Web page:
The opinion of the California Court of Appeal contains a factual summary. After independently reviewing the record, the undersigned finds this summary to be accurate and adopts it herein.

I. The September 2, 1996 Uncharged Act

Defendant met the victim, Kathleen Krouskop, in 1995. They began living together in an apartment on El Camino Avenue in February 1996. The couple continued to live together intermittently until shortly before defendant's arrest.

On September 2, 1996, Krouskop intended to move from the apartment and leave defendant, making him angry. While preparing to move her belongings, she left the apartment complex to telephone a friend. When she returned, she discovered that one of her cars was on fire in her parking space. Defendant, along with several neighbors, was watching the car burn.

After hearing noise, apartment resident Tim Ciraolo ran to his balcony, saw Krouskop's car burning, ran to the manager's apartment, and saw defendant walking toward defendant's apartment.

After the fire, Krouskop went to stay with her friend Spurgeon Holloway for a few weeks. She and defendant then reconciled, and she moved back into the apartment. But the car was a total loss.

Four years later, an arson investigator found a disposable butane lighter and a sock in the car's trunk. Krouskop could not think of any reason why she would have left a lighter in the trunk, but did note that defendant had access to the car keys. The fire had apparently originated in the driver's seat.

II. The November 4, 1998 Firebombing - Counts 4, 5, and 6

At the end of October 1998, Krouskop again left defendant. This time, she moved into Spurgeon Holloway's house. Holloway lived in a four-bedroom house on Willowbrook with his son, his daughter-in-law Renee Holloway Martin,FN3 and their two children.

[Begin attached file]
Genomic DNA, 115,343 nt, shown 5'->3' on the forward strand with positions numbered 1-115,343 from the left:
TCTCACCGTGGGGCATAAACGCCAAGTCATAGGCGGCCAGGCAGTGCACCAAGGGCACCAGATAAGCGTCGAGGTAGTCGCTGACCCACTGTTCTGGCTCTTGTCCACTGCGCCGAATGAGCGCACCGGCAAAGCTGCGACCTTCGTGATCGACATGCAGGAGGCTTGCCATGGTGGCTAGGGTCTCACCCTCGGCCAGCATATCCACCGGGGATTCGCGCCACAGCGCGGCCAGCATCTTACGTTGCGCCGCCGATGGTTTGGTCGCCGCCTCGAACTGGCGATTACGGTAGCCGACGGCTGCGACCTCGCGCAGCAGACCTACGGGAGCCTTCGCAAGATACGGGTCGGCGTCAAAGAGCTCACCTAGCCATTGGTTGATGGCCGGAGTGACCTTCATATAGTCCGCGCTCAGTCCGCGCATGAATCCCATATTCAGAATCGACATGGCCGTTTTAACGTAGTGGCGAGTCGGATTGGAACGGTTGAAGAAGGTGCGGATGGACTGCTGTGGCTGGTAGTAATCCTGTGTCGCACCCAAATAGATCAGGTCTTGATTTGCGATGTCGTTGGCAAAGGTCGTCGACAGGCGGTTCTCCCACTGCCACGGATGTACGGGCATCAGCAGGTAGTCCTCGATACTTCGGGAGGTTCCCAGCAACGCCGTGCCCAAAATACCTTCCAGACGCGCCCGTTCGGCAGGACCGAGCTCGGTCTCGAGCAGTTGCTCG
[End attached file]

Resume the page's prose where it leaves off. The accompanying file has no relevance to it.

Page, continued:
FN3. As of October 1998, Renee Martin's last name was Holloway, but by the time of trial, she had changed it to Martin. Thus, we shall refer to her as Martin.

On November 3, 1998, defendant called Krouskop at Holloway's house and asked her to come back to him. Krouskop refused.

At 2:00 a.m. the next morning, Krouskop was coming out of a bathroom when there was a crash, followed by glass breaking and a big boom sound. A fire began in a child's bedroom located in the front of the house. The remains of an explosive device - commonly referred to as a "Molotov cocktail"- consisting of a glass bottle with gasoline in it and a wick, were found in the child's bedroom.

Several weeks later, Krouskop reconciled with defendant and returned to his El Camino Avenue apartment. In his apartment, she discovered notes on defendant's calendar containing Holloway's address and a real estate printout of Holloway's home and address. She also discovered that the clothing that she had left in defendant's closet had been cut up. Defendant admitted that he had cut up her clothing and had left them there "because he wanted [her] to see them."

III. The July 17, 2000 Firebombing - Counts 1, 2, and 3